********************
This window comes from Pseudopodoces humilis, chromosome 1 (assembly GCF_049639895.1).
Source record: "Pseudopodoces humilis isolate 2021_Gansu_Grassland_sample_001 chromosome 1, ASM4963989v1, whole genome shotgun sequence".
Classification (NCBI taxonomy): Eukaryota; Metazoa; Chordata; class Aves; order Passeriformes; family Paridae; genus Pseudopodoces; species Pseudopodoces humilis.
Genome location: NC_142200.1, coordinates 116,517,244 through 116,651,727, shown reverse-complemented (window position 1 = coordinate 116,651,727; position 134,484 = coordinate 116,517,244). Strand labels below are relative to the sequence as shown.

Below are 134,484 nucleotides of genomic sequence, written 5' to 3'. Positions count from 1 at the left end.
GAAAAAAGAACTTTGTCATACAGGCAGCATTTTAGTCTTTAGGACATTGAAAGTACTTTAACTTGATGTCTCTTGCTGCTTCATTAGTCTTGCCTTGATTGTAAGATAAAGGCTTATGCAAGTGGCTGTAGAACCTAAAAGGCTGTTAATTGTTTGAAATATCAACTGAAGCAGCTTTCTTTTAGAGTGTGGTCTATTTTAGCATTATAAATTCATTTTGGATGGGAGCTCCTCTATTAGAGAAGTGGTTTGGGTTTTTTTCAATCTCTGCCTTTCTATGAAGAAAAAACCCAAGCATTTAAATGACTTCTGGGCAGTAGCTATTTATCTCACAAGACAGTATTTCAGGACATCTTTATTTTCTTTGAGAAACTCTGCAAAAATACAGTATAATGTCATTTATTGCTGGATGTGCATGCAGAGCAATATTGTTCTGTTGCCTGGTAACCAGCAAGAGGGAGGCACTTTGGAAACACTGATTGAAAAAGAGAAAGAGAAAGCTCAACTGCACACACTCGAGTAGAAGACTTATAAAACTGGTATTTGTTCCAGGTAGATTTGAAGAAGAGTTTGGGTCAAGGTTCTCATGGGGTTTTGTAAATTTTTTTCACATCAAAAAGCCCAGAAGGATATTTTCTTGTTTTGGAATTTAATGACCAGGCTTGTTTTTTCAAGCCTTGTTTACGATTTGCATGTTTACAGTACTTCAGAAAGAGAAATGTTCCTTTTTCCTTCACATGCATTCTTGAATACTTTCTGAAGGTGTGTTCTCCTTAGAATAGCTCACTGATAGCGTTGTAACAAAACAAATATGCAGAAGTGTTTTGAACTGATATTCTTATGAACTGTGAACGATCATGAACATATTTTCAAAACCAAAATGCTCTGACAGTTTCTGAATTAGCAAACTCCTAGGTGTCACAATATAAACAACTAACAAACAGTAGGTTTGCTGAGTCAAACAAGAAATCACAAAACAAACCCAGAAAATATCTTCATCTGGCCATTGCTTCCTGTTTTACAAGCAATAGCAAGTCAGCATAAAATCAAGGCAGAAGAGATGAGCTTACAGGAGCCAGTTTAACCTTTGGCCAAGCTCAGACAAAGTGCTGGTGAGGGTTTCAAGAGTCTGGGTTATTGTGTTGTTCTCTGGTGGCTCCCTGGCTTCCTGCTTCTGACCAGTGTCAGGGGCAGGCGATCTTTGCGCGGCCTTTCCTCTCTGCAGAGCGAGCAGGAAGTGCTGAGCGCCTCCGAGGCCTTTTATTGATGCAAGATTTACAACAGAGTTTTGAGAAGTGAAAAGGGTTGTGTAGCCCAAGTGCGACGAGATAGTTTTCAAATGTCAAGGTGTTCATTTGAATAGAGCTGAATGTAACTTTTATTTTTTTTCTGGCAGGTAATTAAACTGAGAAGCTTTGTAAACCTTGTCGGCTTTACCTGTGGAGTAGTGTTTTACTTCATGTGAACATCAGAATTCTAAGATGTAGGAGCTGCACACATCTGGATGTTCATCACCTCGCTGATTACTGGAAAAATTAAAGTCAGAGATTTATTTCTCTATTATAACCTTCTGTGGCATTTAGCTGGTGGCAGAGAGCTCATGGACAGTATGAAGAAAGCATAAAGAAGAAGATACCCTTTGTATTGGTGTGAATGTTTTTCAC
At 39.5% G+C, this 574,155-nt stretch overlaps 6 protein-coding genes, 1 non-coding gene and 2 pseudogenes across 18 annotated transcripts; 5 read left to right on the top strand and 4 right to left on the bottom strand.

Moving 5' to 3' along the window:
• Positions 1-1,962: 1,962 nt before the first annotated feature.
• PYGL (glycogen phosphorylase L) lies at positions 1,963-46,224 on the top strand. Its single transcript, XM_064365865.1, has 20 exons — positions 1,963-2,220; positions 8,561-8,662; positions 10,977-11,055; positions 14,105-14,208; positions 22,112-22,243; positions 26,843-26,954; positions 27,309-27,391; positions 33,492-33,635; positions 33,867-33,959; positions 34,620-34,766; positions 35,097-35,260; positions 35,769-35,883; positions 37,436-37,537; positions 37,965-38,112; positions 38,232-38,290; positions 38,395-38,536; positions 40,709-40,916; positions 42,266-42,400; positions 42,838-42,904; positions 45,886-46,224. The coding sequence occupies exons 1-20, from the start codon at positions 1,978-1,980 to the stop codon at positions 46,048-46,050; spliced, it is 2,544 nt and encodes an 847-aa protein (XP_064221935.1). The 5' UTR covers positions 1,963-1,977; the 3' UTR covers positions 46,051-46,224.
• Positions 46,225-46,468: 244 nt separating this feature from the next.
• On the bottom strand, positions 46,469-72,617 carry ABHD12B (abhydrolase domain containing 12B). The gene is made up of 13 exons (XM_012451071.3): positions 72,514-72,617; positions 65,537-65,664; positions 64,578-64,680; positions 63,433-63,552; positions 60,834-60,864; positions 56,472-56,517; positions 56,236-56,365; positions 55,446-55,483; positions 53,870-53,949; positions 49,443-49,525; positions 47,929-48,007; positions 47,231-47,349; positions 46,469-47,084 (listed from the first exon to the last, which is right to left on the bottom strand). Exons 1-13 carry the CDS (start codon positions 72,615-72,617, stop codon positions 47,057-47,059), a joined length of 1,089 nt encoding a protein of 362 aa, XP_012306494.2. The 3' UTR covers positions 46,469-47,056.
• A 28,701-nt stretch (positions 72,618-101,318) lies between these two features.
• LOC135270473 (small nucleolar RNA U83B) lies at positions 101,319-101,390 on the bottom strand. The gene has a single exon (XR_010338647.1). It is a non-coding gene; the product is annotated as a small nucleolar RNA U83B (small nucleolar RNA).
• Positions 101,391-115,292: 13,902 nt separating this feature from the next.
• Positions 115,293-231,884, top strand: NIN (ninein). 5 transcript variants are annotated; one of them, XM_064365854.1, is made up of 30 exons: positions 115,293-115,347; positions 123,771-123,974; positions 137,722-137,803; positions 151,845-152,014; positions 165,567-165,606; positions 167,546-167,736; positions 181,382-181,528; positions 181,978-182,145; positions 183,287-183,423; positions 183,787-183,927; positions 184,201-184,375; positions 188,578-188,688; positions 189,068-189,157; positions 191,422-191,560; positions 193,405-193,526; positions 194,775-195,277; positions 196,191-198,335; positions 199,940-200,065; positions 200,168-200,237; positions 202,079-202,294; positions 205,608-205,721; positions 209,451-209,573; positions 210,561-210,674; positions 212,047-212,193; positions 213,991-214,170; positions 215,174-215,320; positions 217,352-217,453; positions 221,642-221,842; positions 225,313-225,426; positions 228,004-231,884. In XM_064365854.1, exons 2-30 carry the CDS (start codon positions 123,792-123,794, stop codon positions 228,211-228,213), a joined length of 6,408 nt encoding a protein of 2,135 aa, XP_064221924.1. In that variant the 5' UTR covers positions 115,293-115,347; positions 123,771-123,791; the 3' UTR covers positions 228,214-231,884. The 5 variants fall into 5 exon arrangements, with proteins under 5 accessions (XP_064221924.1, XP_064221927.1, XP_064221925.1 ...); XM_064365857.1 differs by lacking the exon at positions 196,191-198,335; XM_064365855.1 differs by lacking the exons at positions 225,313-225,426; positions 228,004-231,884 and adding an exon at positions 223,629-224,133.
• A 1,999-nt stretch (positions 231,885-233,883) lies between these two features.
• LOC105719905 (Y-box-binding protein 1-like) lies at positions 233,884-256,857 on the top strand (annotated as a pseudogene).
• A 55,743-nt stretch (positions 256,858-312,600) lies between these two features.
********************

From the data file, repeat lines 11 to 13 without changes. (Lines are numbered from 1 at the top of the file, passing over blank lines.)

• Positions 46,225-46,468: 244 nt separating this feature from the next.
• On the bottom strand, positions 46,469-72,617 carry ABHD12B (abhydrolase domain containing 12B). The gene is made up of 13 exons (XM_012451071.3): positions 72,514-72,617; positions 65,537-65,664; positions 64,578-64,680; positions 63,433-63,552; positions 60,834-60,864; positions 56,472-56,517; positions 56,236-56,365; positions 55,446-55,483; positions 53,870-53,949; positions 49,443-49,525; positions 47,929-48,007; positions 47,231-47,349; positions 46,469-47,084 (listed from the first exon to the last, which is right to left on the bottom strand). Exons 1-13 carry the CDS (start codon positions 72,615-72,617, stop codon positions 47,057-47,059), a joined length of 1,089 nt encoding a protein of 362 aa, XP_012306494.2. The 3' UTR covers positions 46,469-47,056.
• A 28,701-nt stretch (positions 72,618-101,318) lies between these two features.